Even with these concessions to the political atmosphere of its publication, MacLeod & Russell's case is rollockingly critical in a number of particulars. Although the first section - advocating radical political reform - is potentially scandalous - that is nothing compared to the second, on the Challenge of Economics. One germane suggestion - which should appeal to all intellectual snobs out there - is that it is a nonsense to select the government from our elected tribunes. They suggest that it is pure daftness to limit the selection of the chap or chappess who is to be high heid yin of complex national organisations to the tiny clutch of souls, with sufficient low animal cunning or talent for party toadying to get elected. This is chalked up to the unconscious, long shadow of Westminster-style "gentlemen amateurs". In contrast, the authors suggest Scotland should elect its Chief Puddin' and Deputy Chief Puddin' who should then select, in the manner of many American Federal positions, their Cabinet from among the smart, civic and savvy souls in the country who may be up to the task.
This advocacy of "modernisation", competitive and meritocratic expedients and whatnot is carried on into the economic section. They call for a substantial reduction in the size of the state and the extent of taxation, including the abolition of inheritance tax, the elimination of corporation tax , the reduction of personal taxation by 25% across the board and the end of fuel duties. Scotland joining the euro is sharply opposed, an independent Scottish currency is suggested. They criticise the 2.7% of GDP Scotland spends on defence (compared to Ireland's quoted 0.7%), describe the Barnett formula spending as resulting in a bloated Scots state -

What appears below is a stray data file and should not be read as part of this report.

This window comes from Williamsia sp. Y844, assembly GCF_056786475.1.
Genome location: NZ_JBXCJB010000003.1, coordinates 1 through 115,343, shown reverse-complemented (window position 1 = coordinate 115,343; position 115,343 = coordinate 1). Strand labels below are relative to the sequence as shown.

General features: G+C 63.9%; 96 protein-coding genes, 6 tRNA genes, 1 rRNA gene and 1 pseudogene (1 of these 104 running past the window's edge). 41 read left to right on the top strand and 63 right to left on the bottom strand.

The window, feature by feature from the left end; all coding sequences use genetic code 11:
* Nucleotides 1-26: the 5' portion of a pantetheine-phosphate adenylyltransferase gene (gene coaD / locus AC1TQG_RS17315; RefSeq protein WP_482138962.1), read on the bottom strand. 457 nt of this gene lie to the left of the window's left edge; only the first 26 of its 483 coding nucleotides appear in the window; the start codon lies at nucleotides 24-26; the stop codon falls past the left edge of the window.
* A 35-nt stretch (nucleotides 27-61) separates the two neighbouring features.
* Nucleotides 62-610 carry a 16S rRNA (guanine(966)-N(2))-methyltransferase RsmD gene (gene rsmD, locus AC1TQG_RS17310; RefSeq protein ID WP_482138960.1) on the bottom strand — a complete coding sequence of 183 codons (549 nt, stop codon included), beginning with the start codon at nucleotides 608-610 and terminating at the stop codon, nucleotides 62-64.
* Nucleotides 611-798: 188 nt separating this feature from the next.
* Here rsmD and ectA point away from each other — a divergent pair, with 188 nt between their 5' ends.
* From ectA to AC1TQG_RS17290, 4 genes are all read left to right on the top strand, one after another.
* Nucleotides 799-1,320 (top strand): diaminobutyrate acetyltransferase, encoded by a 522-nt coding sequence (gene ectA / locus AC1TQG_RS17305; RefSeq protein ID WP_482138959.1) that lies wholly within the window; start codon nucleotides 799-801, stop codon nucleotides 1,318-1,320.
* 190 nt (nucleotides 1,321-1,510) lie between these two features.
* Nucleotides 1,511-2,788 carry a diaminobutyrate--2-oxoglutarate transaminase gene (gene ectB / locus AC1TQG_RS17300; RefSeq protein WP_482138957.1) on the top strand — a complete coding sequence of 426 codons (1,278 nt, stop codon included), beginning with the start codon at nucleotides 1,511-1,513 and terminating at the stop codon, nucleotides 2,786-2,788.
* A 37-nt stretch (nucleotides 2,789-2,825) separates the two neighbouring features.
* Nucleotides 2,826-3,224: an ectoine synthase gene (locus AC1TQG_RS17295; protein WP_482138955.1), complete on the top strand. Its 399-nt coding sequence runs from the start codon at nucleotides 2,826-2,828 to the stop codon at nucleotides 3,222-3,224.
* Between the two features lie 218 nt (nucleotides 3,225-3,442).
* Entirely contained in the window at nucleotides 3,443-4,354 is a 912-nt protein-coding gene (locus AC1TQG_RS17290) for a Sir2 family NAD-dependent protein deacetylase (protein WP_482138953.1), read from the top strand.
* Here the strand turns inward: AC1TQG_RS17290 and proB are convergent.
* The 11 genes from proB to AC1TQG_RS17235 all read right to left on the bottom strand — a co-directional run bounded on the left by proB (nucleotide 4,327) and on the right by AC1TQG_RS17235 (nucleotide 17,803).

"... far from starving Scotland to death as is often asserted, [Barnett] is actually fattening us to the point of dangerous obesity. Bizarre as the thought may be, could the UK actually be killing us by kindness?" (MacLeod & Russell 2006, 116)
They advocate a "seven pronged approach to reducing government size and boosting growth rate" (2006, 131) which, both in its tenor and its substance, some may find rather surprising...
- freezing and cutting government expenditures including the freezing of recruitment by government and quangos
- boosting business growth by reducing corporate and personal taxes
- countering the negative Union factor
- improving government efficiency by exposure to the free market economy
- building the number of economically active citizens by facilitating the transfer of civil servants (and potential civil servants) to the private sector as well as boosting immigration
- increasing investment in research and development and education
- development of our neglected natural resources
Which reminds me, Iain MacWhirter has a gloriously long article, entitled The Left's Mistake, inviting us to be thinking creatures rather than the more fatuous of fatuous knee-jerk statists (for which read the Scottish Labour Party) on public employment in Scotland. Somewhere near by, I'm sure I can hear the sound of a yum-yum-clogged Labour party artery burbling fitfully...